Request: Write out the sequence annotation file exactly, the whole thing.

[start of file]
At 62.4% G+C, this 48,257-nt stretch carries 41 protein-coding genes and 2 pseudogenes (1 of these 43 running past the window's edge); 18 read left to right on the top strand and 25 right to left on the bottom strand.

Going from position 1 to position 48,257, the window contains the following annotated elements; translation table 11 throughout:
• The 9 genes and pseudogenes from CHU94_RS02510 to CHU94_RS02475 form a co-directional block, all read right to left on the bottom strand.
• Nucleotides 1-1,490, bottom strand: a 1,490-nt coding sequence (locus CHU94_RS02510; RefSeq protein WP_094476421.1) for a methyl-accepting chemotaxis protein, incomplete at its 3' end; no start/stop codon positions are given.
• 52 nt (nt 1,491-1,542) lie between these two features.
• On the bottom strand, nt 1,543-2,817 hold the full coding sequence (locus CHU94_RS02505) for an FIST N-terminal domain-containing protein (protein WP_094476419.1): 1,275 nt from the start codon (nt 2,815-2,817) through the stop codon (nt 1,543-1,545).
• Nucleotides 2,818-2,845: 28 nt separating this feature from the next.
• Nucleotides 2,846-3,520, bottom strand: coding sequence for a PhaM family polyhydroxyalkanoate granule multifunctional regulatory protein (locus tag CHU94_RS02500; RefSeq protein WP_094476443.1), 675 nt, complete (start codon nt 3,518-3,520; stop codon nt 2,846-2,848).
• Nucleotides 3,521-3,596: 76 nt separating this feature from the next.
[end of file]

At 62.4% G+C, this 48,257-nt stretch carries 41 protein-coding genes and 2 pseudogenes (1 of these 43 running past the window's edge); 18 read left to right on the top strand and 25 right to left on the bottom strand.

Going from position 1 to position 48,257, the window contains the following annotated elements; translation table 11 throughout:
• The 9 genes and pseudogenes from CHU94_RS02510 to CHU94_RS02475 form a co-directional block, all read right to left on the bottom strand.
• Nucleotides 1-1,490, bottom strand: a 1,490-nt coding sequence (locus CHU94_RS02510; RefSeq protein WP_094476421.1) for a methyl-accepting chemotaxis protein, incomplete at its 3' end; no start/stop codon positions are given.
• 52 nt (nt 1,491-1,542) lie between these two features.
• On the bottom strand, nt 1,543-2,817 hold the full coding sequence (locus CHU94_RS02505) for an FIST N-terminal domain-containing protein (protein WP_094476419.1): 1,275 nt from the start codon (nt 2,815-2,817) through the stop codon (nt 1,543-1,545).
• Nucleotides 2,818-2,845: 28 nt separating this feature from the next.
• Nucleotides 2,846-3,520, bottom strand: coding sequence for a PhaM family polyhydroxyalkanoate granule multifunctional regulatory protein (locus tag CHU94_RS02500; RefSeq protein WP_094476443.1), 675 nt, complete (start codon nt 3,518-3,520; stop codon nt 2,846-2,848).
• Nucleotides 3,521-3,596: 76 nt separating this feature from the next.